Appeal from order of Superior Court, April T., 1971, No. 413, affirming judgment of Court of Common Pleas, Civil Division, of Allegheny County, July T., 1970, No. 1292, in case of Joseph Szarmack v. Wilbert C. Welch, Jr.
Robert S. Grigsby, with him Janet N. Valentine, and Thomson, Rhodes & Grigsby, for appellant.
Clyde T. MacVay, for appellee.
Jones, C. J., Eagen, O'Brien, Roberts, Pomeroy, Nix and Manderino, JJ. Opinion by Mr. Justice Nix. Mr. Justice Pomeroy concurs in the result.
This appeal presents the narrow issue of whether, under the applicable Pennsylvania Rules of Civil Procedure, the appellee is entitled to pretrial discovery of the extent of automobile liability insurance carried by appellant. On May 11, 1970, appellee Joseph Szarmack instituted this action against Wilbert C. Welsh, Jr. by way of a complaint seeking compensatory and punitive damages for injuries allegedly sustained as the result
of appellant's negligent operation of his motor vehicle.
During the course of pretrial discovery proceedings, appellee served appellant with the following written interrogatories to which appellant objected: "1. Was the defendant insured by a policy of liability insurance on the date of the accident herein involved? 2. If the answer to the preceding interrogatory is yes, state: (a) The name of the insurance carrier. (b) The limits of liability for bodily injury." After a hearing, the trial court granted appellee's motion to compel answers to the interrogatories and, when appellant refused to comply, appellee moved for sanctions. The trial court then entered a default judgment in favor of the appellee. On appeal, the Superior Court affirmed, Szarmack v. Welch, 220 Pa. Superior Ct. 407, 289 A.2d 149 (1972), and we granted allocatur.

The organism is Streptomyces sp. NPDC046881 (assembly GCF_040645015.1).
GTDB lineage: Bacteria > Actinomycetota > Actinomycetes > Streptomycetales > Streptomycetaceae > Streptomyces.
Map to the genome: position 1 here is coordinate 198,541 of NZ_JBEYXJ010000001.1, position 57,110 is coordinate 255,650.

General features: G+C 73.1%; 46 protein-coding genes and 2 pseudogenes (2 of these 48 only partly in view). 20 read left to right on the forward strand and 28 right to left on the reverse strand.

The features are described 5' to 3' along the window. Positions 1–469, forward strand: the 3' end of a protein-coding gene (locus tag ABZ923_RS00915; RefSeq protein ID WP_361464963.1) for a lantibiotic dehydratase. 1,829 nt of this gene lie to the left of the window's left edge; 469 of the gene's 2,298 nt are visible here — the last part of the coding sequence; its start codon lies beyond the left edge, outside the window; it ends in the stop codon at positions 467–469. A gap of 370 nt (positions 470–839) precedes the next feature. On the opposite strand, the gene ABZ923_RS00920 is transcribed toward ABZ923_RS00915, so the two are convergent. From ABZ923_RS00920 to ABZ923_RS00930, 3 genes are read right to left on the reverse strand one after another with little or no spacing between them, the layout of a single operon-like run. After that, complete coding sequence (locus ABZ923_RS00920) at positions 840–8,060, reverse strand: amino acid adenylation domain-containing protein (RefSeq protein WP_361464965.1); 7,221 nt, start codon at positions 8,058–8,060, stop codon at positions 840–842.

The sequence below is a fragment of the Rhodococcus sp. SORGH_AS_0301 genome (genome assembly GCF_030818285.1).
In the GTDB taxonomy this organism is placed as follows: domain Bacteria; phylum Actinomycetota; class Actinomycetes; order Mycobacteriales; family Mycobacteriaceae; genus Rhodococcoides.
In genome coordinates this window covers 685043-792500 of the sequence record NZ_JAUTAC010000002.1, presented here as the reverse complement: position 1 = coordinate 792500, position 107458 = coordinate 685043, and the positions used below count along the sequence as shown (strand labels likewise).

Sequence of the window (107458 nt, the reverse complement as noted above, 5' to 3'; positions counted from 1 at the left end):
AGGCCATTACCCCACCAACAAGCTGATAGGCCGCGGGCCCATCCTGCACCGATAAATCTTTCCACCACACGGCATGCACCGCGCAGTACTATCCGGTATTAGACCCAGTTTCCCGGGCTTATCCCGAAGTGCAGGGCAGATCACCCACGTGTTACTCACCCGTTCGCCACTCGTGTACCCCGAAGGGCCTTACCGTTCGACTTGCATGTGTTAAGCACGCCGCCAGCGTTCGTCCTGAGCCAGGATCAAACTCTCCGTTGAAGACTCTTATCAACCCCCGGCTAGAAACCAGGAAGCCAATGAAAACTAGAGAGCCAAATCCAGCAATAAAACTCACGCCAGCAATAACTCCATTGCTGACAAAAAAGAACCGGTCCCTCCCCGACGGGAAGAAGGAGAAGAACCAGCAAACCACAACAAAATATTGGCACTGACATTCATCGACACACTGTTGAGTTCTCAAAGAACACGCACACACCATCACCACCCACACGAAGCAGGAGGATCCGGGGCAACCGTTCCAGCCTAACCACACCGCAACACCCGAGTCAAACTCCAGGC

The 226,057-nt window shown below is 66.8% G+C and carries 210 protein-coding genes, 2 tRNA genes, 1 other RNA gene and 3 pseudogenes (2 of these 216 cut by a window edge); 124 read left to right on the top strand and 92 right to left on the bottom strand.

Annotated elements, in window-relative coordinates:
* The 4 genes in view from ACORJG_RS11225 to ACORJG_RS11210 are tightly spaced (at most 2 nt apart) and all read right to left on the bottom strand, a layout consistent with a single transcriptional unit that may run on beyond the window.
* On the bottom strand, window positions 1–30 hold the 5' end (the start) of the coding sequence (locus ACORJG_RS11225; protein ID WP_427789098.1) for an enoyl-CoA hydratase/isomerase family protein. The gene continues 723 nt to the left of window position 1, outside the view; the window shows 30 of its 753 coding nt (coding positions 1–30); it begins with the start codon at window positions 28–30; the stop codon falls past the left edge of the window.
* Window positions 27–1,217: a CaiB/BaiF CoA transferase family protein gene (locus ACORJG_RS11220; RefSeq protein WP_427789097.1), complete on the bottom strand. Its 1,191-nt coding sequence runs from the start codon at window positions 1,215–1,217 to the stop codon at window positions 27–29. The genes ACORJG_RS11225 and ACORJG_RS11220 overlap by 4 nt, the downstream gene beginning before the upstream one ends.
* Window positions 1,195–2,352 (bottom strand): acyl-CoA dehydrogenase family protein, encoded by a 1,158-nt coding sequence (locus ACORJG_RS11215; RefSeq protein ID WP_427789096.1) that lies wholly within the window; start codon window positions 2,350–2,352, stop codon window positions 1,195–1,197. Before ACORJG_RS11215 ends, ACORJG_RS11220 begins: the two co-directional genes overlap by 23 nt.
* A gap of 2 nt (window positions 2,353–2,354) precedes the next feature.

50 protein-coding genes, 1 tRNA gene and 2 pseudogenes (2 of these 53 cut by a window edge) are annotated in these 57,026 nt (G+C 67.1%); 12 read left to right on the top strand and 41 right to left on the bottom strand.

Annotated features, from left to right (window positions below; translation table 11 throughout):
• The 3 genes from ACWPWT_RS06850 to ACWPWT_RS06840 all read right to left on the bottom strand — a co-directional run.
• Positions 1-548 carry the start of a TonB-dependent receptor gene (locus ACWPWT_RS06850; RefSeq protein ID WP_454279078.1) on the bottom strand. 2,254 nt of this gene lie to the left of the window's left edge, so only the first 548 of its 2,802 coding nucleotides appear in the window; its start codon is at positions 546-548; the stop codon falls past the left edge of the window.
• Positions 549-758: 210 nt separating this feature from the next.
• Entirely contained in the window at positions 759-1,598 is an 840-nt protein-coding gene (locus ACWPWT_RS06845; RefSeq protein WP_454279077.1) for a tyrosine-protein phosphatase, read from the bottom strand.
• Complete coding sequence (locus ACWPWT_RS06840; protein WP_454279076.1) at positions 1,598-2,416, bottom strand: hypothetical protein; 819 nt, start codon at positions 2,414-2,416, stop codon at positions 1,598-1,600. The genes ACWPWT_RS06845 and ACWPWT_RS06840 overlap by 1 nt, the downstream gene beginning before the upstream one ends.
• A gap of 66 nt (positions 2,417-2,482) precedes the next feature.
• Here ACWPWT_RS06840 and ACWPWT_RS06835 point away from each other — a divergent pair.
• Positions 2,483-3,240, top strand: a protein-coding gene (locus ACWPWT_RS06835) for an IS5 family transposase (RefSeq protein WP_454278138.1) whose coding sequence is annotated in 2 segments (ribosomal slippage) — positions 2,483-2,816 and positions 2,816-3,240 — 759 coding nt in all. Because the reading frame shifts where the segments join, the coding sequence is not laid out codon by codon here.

The issue presented here has divided the commentators, the lower courts of this state,*fn1 courts of other
states, and, before the promulgation of F. R. Civil P. 26(b)(2),*fn2 the Federal courts.*fn3
The scope of written interrogatories used in pretrial discovery is limited by Pa. R. C. P. 4005 and 4007 to ". . . any matter, not privileged, which is relevant to the subject matter involved in the action and will substantially aid in the preparation of the pleadings or the preparation or trial of the case." In construing the above language, we must also accommodate Rule 4011 which forbids discovery which "is sought in bad faith; causes unreasonable annoyance . . ., [or] relates to any other matter which is privileged." Thus, while our rules do not explicitly decide the issue presented here, they provide the following guidance: (1) the material must be relevant to the subject matter ...